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Organic Consumers Association

General Mills Is Ridin' for the Brand

For related articles and more information, please visit OCA's Genetic Engineering page and our Millions Against Monsanto page.

The hoopla about Cheerios coming out with "non-GMO" ingredients is not surprising to me. From experience with other food companies, I realize that they will do anything to protect the equity in their brand name. Why General Mills publicly made the switch is another example of a savvy protest group hitting the most sensitive part of a company. The cereal giant decided appeasement was the best means to diminish publicity and online attacks, but they didn't do it for any reason except to protect their bottom line.

This story isn't really about genetically modified grain. It is about the shiny thin covering of a company that produces a convenience food that consumers could live without. They can't risk losing its commercial charm. Cereal is processed grain that is fortified with vitamins and combined with preservatives and sweeteners. It is aggressively marketed as fun, healthy and satisfying, but it's purchased because kids like it and the boxed product is more convenient than making it yourself.

Cereal companies make an estimated 40 to 45 percent profit and have 90 percent penetration in most markets. That means literally every American household makes a purchasing decision on cereal. The brilliance of marketing this original fast food has made some of the largest fortunes in the history of America: Kellogg and Post are revered names of the pioneers of the industry, dating back to the 19th century. It is no coincidence that dry cereal became popular at the beginning of the industrial revolution. Cereal manufacturers learned to make nutritious and palatable products that could be eaten dry or with milk or yogurt as an ideal breakfast food for people in a hurry.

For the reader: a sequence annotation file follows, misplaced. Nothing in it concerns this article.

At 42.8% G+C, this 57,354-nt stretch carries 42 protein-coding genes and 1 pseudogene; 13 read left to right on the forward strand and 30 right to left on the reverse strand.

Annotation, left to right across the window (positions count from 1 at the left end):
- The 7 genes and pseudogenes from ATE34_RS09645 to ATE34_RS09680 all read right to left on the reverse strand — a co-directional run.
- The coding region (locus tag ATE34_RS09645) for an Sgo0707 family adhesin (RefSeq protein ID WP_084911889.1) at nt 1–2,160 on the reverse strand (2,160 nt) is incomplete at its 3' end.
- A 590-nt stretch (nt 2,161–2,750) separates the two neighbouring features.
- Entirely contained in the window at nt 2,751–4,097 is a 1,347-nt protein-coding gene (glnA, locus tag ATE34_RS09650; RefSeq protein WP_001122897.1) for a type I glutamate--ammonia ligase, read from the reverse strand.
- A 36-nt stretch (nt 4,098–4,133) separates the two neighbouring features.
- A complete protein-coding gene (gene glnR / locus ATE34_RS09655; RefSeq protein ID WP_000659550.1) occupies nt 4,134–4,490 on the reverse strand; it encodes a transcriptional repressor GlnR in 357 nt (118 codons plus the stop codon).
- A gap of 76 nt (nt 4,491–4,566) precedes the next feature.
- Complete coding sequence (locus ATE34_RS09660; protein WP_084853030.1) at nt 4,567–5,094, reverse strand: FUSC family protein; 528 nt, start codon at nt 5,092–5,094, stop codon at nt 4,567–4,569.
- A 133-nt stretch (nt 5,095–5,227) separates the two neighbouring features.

The key to all cereal makers' profitability is their brand. "Grape Nuts" was first introduced in 1898. Kellogg bought the rights to "Cornflakes" in 1906 and General Mills started producing "Wheaties" in 1924. "Cheerioats" came along in 1941 and became "Cheerios" in 1945. All of the companies enlisted sports figures or cartoon characters to promote their products. Generations of Americans have consumed these cereals and hold them in high esteem.

Several years ago, I was the moderator of a panel at Arkansas State University that included the director of science and technology from Gerber Foods. The company had just announced that it would stop allowing any genetically modified raw product from being an ingredient in its baby food. I questioned the science behind the decision and was told by the chief scientist with the company that it was necessary "to protect their brand." He was imminently qualified to discuss science, but he yielded to marketing because the company realized that the issue was all about keeping the consumer from choosing a competitor or worse. Making baby food is something that any mother or father can do with a stove, a pan and a strainer. Baby food and cereal industries can't afford to empower consumers to make their own.   


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